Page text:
This photo, apparently previously unpublished, was found in the LIFE photo archive by Bill Mullen, but without the details of where or when it was taken. I guessed it was from one of many parades in Central and South American cities, during several trips taken by U.S. President John F. Kennedy to promote his "Alliance for Progress" plan to provide aid and resist Communism in Latin America. The military uniform in the foreground looked like Mexican Army, but the receding hairline on the passenger beside JFK clearly did not belong to Mexican President Lopez Mateos.
By comparing the photo to a number of other pictures and newsreel video clips, I was able to determine that the photo was taken in San José, Costa Rica in March 1963. JFK was there to address the "Presidents' Conference," a meeting of Central American leaders, devoted to the goals of the Alliance for Progress, improving economic cooperation, and isolating Fidel Castro's Cuba.
A Secret Service agent rides on one side step of the M606 preceding the President's Lincoln.
Final confirmation of the date and location of this parade came from the newsreel "President Kennedy In Costa Rica 1963" at British Pathé. It shows Costa Rican President Francisco Orlich Bolmarcich beside Kennedy.
In the background are members of the Costa Rican Civil Guard, in Jeeps and helmets donated by the United States. Just behind JFK's right shoulder can be seen a helmet still bearing the "black panther" insignia of the U.S. Army 66th Infantry Division, which was adopted by the Civil Guard and is still used by the Reserva Fuerza Pública.
Another shot clearly shows lines of Jeeps on the left and right sides of the motorcade; the President's car was basically surrounded by Jeeps, outside the immediate perimeter of Secret Service protection. The driver of the point Jeep is gesturing in an apparent attempt to get things moving faster. The reason for the slow progress is obvious in the next shot below, taken from the rear of the procession.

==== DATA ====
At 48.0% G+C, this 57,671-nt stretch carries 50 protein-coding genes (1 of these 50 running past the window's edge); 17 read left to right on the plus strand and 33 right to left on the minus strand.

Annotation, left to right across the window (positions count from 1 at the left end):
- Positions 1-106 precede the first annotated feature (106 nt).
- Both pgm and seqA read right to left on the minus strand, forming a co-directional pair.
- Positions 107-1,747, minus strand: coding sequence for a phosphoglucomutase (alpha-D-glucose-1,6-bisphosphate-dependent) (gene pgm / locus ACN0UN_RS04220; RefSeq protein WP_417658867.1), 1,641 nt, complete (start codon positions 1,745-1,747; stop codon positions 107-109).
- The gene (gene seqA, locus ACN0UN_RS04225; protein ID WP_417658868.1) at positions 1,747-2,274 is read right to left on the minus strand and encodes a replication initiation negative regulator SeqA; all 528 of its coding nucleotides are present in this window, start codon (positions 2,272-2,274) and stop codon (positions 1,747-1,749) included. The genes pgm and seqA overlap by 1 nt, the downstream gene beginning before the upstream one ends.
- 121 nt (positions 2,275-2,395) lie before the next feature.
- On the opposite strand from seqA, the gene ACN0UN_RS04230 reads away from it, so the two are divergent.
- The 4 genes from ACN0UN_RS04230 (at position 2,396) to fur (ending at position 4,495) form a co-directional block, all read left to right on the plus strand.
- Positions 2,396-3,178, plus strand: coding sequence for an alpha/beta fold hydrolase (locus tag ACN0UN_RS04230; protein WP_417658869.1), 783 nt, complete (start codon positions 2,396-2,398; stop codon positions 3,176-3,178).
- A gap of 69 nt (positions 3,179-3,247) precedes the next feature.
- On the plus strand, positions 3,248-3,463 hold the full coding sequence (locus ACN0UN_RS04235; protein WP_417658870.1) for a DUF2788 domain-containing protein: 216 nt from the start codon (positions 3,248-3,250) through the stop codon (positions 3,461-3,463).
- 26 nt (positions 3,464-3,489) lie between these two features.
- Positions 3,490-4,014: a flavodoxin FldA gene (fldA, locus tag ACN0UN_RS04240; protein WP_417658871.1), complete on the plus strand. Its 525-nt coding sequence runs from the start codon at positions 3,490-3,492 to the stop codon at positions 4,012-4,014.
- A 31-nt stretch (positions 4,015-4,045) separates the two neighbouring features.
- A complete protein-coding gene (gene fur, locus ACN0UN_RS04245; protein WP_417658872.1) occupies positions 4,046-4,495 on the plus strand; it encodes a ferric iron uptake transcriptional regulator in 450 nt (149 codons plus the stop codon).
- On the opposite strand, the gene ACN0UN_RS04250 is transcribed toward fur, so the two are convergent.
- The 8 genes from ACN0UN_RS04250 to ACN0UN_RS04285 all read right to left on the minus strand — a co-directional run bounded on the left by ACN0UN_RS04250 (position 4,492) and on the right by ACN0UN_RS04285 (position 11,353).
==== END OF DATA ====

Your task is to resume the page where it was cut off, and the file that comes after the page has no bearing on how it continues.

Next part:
I was surprised to see the large number of Jeeps involved; Costa Rica has not had an army since 1948. But Milton Valerio told us in 2013 that "these were members from the Civil Guard (police) and the police reserve, which was the last remnants from the extinct army. The Jeeps, helmets, etc. were also remnants from the 1948 civil war and 1955 armed conflict, mostly donated by the U.S.
"Urban legend says that these Jeeps were in use until the late 80's, and then former president Oscar Arias Sanchez gave an order to throw into the sea all those 'horrible military machines,' in order to buy new 'less military' cars for the police. A few were saved from the bottom of the sea, but what we really know is that very few survive today."
According to an article in LIFE, 29 March 1963 about Kennedy's trip, "A wild parade down Avenida Central looked like the down-the-street corridas at Pamplona when more than 200,000 Costa Ricans ran jubilantly behind, beside and practically on top of the presidential car, completely overwhelming curbside guards of uniformed schoolchildren linked hand in hand."
The photos in the LIFE article were taken by John Dominis, so it's likely the picture at the top of this page is also his work. John Dominis photographed many events of the 1950s and 60's for LIFE, including Vietnam and Woodstock, and later became an editor at People and Sports Illustrated. He died in 2013.
Incidentally, one of JFK's advisors on Latin America was Hickman Price, vice president of Willys Motors, who had established overseas operations including Willys of Brazil. By 1963, Price was serving as Assistant Secretary of Commerce, and was probably present for this parade. See more on Hickman Price in Israel Jeeps on CJ3B.info.
Thanks to Bill Mullen for finding the photo in the LIFE photo archive, and Milton Valerio for the information on the Civil Guard. -- Derek Redmond
While JFK visited San José, the nearby Irazú volcano was erupting -- see Volcano Watching in a CJ-3B.
Also on CJ3B.info, see Krushchev Visits Indonesia, 1960.
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